To me, 521 Park is an apotheosis of a confident, elegant, properly proportioned early 20th century apartment house. Boring (1859-1937) designed it in 1910 and the Edward Corning Construction Co. built it in 1911. That was early for Park Avenue. Back then a vast open air railroad yard still extended from Grand Central to the mid-50s and the tracks to the north were only partly covered. Modest apartment houses and factory buildings would continue to dominate Park Avenue until a huge building boom in the 1920s replaced them with the big rental buildings that would eventually become today's swank coops.

Here's a closeup of the limestone facade showing the contrast between smooth and textured - or "tooled" - stone that gives the facade subtle interest and character.

Boring was a graduate of the Ecole des Beaux Arts in Paris, and a former employee of McKim Mead and White in New York.

The ironwork on the facade of this building must hold its own with substantial stone work, and it does.

I don't know if every one of these granite blocks is actually as massive as the corner blocks seem. The point is that they don't look skimpy. The basement floor seems quite able to support the building above.

Even the moats and the basement windows have been carefully thought out. These are the little things - even when they're not fully noticed by passersby - that make walking in the city a special pleasure.

When 521 Park was built - and it was one of the few built as a coop from the start - each floor constituted a single superbly luxurious apartment. It's hard to tell exactly how many of these have survived, but if consistency of curtains and blinds visible from the street is any measure, it looks like a lot - maybe even the great majority - are still in one piece. Take a look at this plan, designed to tempt a market heretofore focused on private houses. A 36' gallery, or "foyer" as it's called on the plan, stretches from the front entrance, and is lit by big doors to the principal rooms. From the south wall of the living room to the north wall of the dining room is a distance of over 60' down a grand enfilade of public rooms. The master bedroom is located on the corner, overlooking of 60th St., then a quiet brownstone block. The corner location takes advantage of maximum cross ventilation.

There is a beautiful separation of function in this plan: the staff quarters are contained in a wing with 4 servants' rooms, a servants' hall, kitchen and pantry; the grand public rooms overlook Park Avneue; and the family quarters are tucked away in a private bedroom wing overlooking 60th Street.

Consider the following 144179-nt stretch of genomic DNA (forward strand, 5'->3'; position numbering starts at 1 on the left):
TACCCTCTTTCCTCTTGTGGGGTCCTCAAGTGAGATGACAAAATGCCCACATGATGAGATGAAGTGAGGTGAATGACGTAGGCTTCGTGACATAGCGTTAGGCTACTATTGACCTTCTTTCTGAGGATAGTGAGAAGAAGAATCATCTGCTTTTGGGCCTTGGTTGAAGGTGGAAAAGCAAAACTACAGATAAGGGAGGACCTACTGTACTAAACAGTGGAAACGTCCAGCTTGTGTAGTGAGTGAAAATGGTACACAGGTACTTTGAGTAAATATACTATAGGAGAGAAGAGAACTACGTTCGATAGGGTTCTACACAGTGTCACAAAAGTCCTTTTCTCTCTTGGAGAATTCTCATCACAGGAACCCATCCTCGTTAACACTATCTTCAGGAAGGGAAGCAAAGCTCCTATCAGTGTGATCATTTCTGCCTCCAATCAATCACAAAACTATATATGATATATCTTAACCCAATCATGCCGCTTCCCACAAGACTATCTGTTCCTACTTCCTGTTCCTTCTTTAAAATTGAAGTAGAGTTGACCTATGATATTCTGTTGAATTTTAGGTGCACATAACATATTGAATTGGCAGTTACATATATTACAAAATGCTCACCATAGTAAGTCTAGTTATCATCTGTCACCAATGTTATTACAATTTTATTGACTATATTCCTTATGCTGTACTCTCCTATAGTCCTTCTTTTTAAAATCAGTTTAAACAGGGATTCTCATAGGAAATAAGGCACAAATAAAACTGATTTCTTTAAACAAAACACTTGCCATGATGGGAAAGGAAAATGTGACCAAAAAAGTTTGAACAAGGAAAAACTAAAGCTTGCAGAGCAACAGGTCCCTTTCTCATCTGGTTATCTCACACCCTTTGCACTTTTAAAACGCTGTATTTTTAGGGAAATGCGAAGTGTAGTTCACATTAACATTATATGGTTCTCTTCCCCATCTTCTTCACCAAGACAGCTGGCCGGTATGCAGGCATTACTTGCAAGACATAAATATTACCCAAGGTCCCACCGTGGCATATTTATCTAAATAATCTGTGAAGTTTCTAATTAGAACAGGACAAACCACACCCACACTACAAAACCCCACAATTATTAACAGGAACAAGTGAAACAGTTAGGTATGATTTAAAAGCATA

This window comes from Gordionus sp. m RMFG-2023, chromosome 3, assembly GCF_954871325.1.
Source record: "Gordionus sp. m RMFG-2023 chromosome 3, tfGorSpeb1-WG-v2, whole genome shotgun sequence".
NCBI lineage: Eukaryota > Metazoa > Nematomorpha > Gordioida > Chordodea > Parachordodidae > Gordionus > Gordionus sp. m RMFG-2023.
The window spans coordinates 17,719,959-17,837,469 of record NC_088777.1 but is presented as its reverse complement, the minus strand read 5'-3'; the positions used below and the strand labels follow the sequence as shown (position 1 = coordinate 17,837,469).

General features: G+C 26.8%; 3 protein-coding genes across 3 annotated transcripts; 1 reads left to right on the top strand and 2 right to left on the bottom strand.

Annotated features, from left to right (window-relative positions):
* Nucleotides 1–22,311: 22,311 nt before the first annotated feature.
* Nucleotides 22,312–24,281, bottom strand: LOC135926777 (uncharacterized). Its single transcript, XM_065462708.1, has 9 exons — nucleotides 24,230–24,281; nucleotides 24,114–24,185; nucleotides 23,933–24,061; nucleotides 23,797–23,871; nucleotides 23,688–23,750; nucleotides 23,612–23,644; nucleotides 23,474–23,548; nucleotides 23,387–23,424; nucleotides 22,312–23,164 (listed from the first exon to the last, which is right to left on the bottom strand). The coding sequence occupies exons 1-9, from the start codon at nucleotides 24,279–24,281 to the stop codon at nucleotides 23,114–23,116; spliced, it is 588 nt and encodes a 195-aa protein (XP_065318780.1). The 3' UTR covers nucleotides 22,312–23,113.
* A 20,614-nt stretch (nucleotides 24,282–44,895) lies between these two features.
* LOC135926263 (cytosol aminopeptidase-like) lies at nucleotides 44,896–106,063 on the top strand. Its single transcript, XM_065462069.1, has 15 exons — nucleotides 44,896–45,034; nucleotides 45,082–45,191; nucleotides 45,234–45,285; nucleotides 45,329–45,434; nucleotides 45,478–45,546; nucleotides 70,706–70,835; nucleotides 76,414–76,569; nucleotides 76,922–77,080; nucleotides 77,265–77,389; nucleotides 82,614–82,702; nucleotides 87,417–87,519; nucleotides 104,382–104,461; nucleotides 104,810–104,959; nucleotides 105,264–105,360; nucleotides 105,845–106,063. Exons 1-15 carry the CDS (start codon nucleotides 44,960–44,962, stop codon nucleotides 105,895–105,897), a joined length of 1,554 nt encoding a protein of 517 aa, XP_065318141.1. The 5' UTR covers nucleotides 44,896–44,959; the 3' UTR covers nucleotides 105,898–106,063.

Boring went on to become director of the Columbia School of Architecture in 1919, and Dean of Architecture Columbia in 1931. One might not suspect it to look at this plan, but toward the end of his career he became a notable force in modernist architecture and town planning.

A colleague in my firm currently is representing an apartment at 521 Park that occupies about half of the third floor. It looks absolutely beautiful - and absolutely none of it is original. You may enjoy, as I did, comparing this plan to the original above. Here's the link to the online listing.

Here's another "cutoff," as we call them in the business, on another floor, a $1.5 million one-bedroom created from former servants' rooms, servants' hall and an original kitchen.

Saturday, August 13, 2011

"Being There"

This is Albany, NY, in a view taken last week on our father-daughter vacation. One of the towers of the Empire State Plaza is on the left, and the so-called "Egg," being a state theatre in the ultra-modern style of the 1960s, is on the right. The Plaza is already an antique and to be honest, I kind of like it.

The government buildings in Albany are sensational. The State Capitol was covered with scaffolding last week, but it's already familiar to many people. Less familiar is the extravagant Richardsonian Romanesque City Hall and an adjacent white marble federal courthouse from the 1840s. But even less familiar than these is the State Education Building of 1912, pictured above, an architectural opus worthy of ancient Rome.

Unfortunately, aside from the grand public buildings Albany is really run down. Well, there are pockets of niceness to be sure, but most of the place lies somewhere between slightly shabby and downright bombed out. These buildings are on State Street, half a block from the State Capitol, two blocks from the Empire State Plaza.

We stayed in an 1880s row house (not one of these), converted to a bed and breakfast, and located directly across from Washington Park. It was a pretty nice neighborhood, although hardly what we'd call "mint." Interestingly, Albany's parks are beautifully maintained even when the buildings in the surrounding neighborhoods look like this.

Or this...

Albany is old, at least by United States standards, and it's been fortunate to preserve a scattering of 18th century country manses. These were long ago engulfed by the city and for a while were ornaments of respectable neighborhoods. Today they are marooned in areas for which political correctness has no vocabulary. Old country places like the Ten Broeck mansion in Arbor Hill, whose garden path is illustrated above, reminded me of the old Peter Sellers movie, "Being There." Remember Chance the gardener, the halfwit with a genius for plants? He made an Eden out of the old man's garden, but when the old man died, poor Chance was evicted into a howling slum that had surrounded his garden without his even noticing.